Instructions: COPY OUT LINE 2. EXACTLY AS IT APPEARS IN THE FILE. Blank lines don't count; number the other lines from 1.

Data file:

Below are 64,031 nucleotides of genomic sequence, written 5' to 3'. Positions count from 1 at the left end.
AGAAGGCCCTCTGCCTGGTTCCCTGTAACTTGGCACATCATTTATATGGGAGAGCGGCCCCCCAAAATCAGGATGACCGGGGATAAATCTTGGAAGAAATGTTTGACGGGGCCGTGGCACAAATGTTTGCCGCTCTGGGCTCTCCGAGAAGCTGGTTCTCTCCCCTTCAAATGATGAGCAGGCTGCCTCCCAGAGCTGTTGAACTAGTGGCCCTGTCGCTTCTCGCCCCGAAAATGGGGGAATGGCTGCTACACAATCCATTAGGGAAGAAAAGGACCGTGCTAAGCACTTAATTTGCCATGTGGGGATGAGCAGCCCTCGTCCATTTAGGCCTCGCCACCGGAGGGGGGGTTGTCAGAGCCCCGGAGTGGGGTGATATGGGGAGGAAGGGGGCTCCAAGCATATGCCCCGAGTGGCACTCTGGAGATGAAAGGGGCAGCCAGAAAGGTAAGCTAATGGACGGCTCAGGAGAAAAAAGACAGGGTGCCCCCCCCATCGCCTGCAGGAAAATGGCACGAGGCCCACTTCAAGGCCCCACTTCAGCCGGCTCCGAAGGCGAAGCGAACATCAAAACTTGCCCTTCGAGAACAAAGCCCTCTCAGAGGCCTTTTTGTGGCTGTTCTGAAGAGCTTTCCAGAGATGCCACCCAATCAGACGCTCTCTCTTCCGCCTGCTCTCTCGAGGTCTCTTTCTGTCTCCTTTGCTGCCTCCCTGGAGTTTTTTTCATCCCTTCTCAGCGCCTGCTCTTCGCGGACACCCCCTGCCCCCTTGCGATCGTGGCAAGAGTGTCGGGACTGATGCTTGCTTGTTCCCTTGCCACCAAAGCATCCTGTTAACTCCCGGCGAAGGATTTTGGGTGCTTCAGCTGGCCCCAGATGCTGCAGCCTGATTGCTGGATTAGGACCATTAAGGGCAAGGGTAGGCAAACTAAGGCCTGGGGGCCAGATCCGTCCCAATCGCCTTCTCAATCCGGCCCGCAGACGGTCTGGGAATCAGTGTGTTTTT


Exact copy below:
AGAAGGCCCTCTGCCTGGTTCCCTGTAACTTGGCACATCATTTATATGGGAGAGCGGCCCCCCAAAATCAGGATGACCGGGGATAAATCTTGGAAGAAATGTTTGACGGGGCCGTGGCACAAATGTTTGCCGCTCTGGGCTCTCCGAGAAGCTGGTTCTCTCCCCTTCAAATGATGAGCAGGCTGCCTCCCAGAGCTGTTGAACTAGTGGCCCTGTCGCTTCTCGCCCCGAAAATGGGGGAATGGCTGCTACACAATCCATTAGGGAAGAAAAGGACCGTGCTAAGCACTTAATTTGCCATGTGGGGATGAGCAGCCCTCGTCCATTTAGGCCTCGCCACCGGAGGGGGGGTTGTCAGAGCCCCGGAGTGGGGTGATATGGGGAGGAAGGGGGCTCCAAGCATATGCCCCGAGTGGCACTCTGGAGATGAAAGGGGCAGCCAGAAAGGTAAGCTAATGGACGGCTCAGGAGAAAAAAGACAGGGTGCCCCCCCCATCGCCTGCAGGAAAATGGCACGAGGCCCACTTCAAGGCCCCACTTCAGCCGGCTCCGAAGGCGAAGCGAACATCAAAACTTGCCCTTCGAGAACAAAGCCCTCTCAGAGGCCTTTTTGTGGCTGTTCTGAAGAGCTTTCCAGAGATGCCACCCAATCAGACGCTCTCTCTTCCGCCTGCTCTCTCGAGGTCTCTTTCTGTCTCCTTTGCTGCCTCCCTGGAGTTTTTTTCATCCCTTCTCAGCGCCTGCTCTTCGCGGACACCCCCTGCCCCCTTGCGATCGTGGCAAGAGTGTCGGGACTGATGCTTGCTTGTTCCCTTGCCACCAAAGCATCCTGTTAACTCCCGGCGAAGGATTTTGGGTGCTTCAGCTGGCCCCAGATGCTGCAGCCTGATTGCTGGATTAGGACCATTAAGGGCAAGGGTAGGCAAACTAAGGCCTGGGGGCCAGATCCGTCCCAATCGCCTTCTCAATCCGGCCCGCAGACGGTCTGGGAATCAGTGTGTTTTT